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Postpartum Depression and Subsequent Pregnancies
December 26, 2016 8:00 am | by

Postpartum depression (PPD) is depression that occurs during the first year after giving birth. According the the CDC, 1 out of every 8 women will experience PPD. Often times it goes unreported or under-reported so actual occurrence may exceed this estimation.

The causes and contributing factors of PPD are numerous: physical changes, hormonal changes, emotional changes, sleep deprivation, pre-existing health conditions, history of depression, family history of depression, weak support system, financial struggles, birth trauma, high stress issues during pregnancy, unwanted or unplanned pregnancy, difficulty breastfeeding and many more. (1)

Symptoms of Postpartum Depression

Symptoms of PPD include: mood swings, anxiety, irritability, sadness, crying, feeling overwhelmed, reduced concentration, sleep habit changes, appetite changes. The symptoms a woman experiences may include all or a few of these, and will interfere with the care of herself and her baby. These are also symptoms of the Baby Blues which 80% of women experience. (2). The differences between Baby Blues and PPD are in the duration and degree of dysfunction. The Baby Blues tends to last the first 3 months after birth and has mild dysfunction, while PPD can occur anytime in the first year and creates moderate to severe dysfunction as well as the potential for suicidal thoughts. (2) For some women, PPD is a continuation of antenatal depression which is depression that begins during the pregnancy.

For any woman who has experienced PPD, chances increase with subsequent pregnancies that she will develop it again. It is estimated that 25-50% of women who have had PPD will have it again with another pregnancy. (3) Women who have the following factors have an increased chance of having recurring PPD: antenatal depression, history of Major Depressive Disorder/family history of mental illness, poor social support, birth of multiples and gestational diabetes.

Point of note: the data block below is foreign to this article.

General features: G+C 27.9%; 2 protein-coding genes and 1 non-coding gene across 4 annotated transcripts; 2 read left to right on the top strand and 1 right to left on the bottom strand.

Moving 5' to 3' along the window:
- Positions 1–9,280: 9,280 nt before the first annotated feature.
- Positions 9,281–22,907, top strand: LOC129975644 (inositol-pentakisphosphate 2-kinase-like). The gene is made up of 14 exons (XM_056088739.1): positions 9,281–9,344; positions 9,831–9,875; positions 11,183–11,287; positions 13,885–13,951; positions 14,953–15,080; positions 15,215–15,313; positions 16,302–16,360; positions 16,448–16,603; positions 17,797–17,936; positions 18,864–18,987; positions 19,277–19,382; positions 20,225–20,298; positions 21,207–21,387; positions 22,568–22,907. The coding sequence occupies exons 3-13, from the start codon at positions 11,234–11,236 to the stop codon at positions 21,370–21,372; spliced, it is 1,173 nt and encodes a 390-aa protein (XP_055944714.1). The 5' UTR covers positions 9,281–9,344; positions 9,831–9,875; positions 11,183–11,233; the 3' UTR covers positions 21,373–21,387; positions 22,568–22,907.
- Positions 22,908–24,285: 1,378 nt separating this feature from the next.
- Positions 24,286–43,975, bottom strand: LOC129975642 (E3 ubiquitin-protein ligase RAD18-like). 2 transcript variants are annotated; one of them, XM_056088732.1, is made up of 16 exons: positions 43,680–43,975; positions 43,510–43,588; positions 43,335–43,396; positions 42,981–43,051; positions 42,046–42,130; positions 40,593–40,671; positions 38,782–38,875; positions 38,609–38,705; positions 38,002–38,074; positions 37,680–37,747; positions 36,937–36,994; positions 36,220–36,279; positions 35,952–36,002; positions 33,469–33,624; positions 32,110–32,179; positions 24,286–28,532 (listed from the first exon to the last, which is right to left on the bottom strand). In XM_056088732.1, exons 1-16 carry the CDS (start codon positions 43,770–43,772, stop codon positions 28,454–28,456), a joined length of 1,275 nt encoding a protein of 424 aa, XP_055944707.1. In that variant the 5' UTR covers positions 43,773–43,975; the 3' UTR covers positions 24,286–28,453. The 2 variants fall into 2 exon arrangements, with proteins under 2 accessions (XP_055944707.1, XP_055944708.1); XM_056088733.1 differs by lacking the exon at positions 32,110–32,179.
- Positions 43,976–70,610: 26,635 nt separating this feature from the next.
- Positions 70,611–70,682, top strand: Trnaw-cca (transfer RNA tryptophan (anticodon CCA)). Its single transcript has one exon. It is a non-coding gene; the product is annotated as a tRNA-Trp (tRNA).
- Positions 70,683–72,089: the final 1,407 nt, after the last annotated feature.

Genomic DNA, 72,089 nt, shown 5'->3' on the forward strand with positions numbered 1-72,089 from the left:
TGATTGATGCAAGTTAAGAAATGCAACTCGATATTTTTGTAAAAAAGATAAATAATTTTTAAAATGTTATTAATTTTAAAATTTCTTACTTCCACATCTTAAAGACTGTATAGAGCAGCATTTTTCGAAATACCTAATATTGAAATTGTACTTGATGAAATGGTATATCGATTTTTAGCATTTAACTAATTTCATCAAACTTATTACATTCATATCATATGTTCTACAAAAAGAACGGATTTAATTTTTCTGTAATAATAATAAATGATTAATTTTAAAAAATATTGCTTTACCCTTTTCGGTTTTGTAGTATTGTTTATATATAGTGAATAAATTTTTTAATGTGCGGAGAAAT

Prevention of Postpartum Depression

Prevention strategies for recurring PPD are the same as those for initial prevention. Having as many of those factors as possible under control may help to prevent recurring PPD or lessen the severity of dysfunction with its recurrence. Preparing for a pregnancy after having PPD may include setting up a firm foundation for yourself so that if depression does start to present, you can recognize it and prevent it or lessen its effects on your life.

  • Create a healthy lifestyle by eating healthy foods, exercising, getting adequate sleep.
  • Avoid isolation. Stay in contact with friends, family and healthcare providers.
  • Set realistic goals and expectations.
  • Get appropriate and adequate prenatal and postpartum care.
  • Set up a strong support group and utilize them. Ask for help. Know your community resources.
  • Create time to care yourself and your needs. Develop “me time”.
  • Avoid use of narcotics, alcohol and recreational drugs which can trigger and/or cause depression to intensify.
  • Considering counseling and community mental health support- especially with a history of PPD.
  • Be honest with your health care providers and ask for support and advice from them.

Follow through with treatment plans.


Nutritional Support

There are specific nutrients that can help prevent and lessen the degree of depression. During pregnancy, even with prenatal vitamins, women may become nutrient deficient. These deficiencies contribute to the onset and recurrence of PPD. Eating a diet that consists of fresh vegetables and fruits, whole grains, healthy fats and proteins without chemical additives, preservatives, or processing is appropriate for any pregnant or postpartum woman. The following nutrients a specific to preventing depression. (5)